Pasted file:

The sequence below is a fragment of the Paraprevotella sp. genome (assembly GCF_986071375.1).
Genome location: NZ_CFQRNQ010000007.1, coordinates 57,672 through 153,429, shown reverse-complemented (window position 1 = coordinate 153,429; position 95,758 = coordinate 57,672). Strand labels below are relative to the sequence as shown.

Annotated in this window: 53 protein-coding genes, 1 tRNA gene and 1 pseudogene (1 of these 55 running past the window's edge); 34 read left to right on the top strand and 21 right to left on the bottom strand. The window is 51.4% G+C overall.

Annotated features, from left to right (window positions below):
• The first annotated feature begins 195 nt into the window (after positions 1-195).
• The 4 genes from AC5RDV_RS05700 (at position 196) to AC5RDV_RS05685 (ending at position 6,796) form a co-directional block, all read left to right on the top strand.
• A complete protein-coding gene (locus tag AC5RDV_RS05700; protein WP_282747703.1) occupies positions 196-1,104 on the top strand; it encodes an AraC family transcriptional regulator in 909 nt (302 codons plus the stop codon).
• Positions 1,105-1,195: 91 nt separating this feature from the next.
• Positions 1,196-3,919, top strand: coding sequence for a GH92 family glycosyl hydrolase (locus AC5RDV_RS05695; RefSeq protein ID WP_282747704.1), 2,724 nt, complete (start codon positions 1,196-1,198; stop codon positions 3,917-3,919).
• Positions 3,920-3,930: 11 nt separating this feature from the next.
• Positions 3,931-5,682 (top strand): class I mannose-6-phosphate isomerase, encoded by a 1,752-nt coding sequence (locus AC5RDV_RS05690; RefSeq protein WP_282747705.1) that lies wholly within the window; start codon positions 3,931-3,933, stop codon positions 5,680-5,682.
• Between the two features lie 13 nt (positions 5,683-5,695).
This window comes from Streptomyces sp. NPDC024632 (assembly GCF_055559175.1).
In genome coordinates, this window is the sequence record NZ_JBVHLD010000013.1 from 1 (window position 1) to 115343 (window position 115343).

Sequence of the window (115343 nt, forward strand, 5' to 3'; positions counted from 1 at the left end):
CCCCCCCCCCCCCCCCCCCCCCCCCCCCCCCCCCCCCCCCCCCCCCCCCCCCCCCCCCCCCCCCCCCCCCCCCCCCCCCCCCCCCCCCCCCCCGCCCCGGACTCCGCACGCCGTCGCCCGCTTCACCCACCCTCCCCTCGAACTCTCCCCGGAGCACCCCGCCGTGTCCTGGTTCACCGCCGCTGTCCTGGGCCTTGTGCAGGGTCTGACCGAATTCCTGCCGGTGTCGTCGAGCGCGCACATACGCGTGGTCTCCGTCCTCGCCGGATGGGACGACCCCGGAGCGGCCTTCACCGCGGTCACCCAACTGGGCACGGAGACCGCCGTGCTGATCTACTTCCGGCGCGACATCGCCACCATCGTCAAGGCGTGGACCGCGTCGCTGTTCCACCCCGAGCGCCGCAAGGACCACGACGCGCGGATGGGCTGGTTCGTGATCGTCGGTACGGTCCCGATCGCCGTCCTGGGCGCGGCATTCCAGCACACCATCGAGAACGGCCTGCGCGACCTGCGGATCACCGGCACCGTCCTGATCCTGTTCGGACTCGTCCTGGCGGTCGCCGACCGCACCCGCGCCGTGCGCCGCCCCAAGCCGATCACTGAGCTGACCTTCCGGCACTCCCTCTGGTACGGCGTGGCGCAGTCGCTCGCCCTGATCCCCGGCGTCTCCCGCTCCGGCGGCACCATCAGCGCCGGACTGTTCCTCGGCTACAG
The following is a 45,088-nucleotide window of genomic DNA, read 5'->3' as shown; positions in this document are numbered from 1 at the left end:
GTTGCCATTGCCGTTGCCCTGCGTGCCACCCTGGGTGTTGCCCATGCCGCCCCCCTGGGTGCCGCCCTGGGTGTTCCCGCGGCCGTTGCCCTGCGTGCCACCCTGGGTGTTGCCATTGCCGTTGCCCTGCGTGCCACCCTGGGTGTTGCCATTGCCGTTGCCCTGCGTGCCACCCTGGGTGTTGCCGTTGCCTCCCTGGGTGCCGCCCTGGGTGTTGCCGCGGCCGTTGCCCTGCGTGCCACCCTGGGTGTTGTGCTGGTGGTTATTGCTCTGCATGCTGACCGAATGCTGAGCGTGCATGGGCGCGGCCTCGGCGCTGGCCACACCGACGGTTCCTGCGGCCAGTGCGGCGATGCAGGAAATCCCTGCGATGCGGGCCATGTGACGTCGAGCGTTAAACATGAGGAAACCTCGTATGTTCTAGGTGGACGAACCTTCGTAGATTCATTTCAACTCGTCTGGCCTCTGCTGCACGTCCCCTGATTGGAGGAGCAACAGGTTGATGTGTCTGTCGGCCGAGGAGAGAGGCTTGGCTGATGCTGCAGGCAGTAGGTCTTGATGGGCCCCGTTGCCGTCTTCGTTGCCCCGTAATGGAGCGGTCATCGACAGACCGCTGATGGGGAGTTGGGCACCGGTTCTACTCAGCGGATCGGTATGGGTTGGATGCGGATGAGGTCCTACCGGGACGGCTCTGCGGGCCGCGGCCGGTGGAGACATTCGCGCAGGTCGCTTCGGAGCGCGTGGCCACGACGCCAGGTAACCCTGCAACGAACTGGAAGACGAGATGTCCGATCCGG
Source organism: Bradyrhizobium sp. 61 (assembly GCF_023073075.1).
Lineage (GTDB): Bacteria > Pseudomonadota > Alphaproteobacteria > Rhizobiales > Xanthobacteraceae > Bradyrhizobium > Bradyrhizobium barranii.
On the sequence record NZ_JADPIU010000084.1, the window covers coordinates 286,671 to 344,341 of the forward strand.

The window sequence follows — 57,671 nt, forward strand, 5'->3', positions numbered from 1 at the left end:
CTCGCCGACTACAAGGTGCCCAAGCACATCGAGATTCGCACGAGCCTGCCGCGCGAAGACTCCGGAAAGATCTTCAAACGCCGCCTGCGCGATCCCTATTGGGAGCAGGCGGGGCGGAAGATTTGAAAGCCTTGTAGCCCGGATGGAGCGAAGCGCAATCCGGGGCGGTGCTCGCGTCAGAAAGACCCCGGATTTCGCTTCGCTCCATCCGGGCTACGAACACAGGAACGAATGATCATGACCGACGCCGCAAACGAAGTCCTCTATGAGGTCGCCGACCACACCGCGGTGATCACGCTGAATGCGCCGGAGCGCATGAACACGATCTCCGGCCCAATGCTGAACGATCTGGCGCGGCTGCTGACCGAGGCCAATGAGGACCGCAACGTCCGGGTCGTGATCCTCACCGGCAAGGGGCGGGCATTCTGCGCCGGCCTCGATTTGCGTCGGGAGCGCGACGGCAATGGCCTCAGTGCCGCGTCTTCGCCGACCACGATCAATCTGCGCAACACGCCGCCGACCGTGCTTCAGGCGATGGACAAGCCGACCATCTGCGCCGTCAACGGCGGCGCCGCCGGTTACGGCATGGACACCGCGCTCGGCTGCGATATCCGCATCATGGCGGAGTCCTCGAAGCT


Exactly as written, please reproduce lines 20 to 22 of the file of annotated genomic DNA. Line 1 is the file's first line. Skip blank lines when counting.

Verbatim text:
Lineage (GTDB): Bacteria > Pseudomonadota > Alphaproteobacteria > Rhizobiales > Xanthobacteraceae > Bradyrhizobium > Bradyrhizobium barranii.
On the sequence record NZ_JADPIU010000084.1, the window covers coordinates 286,671 to 344,341 of the forward strand.

The window sequence follows — 57,671 nt, forward strand, 5'->3', positions numbered from 1 at the left end: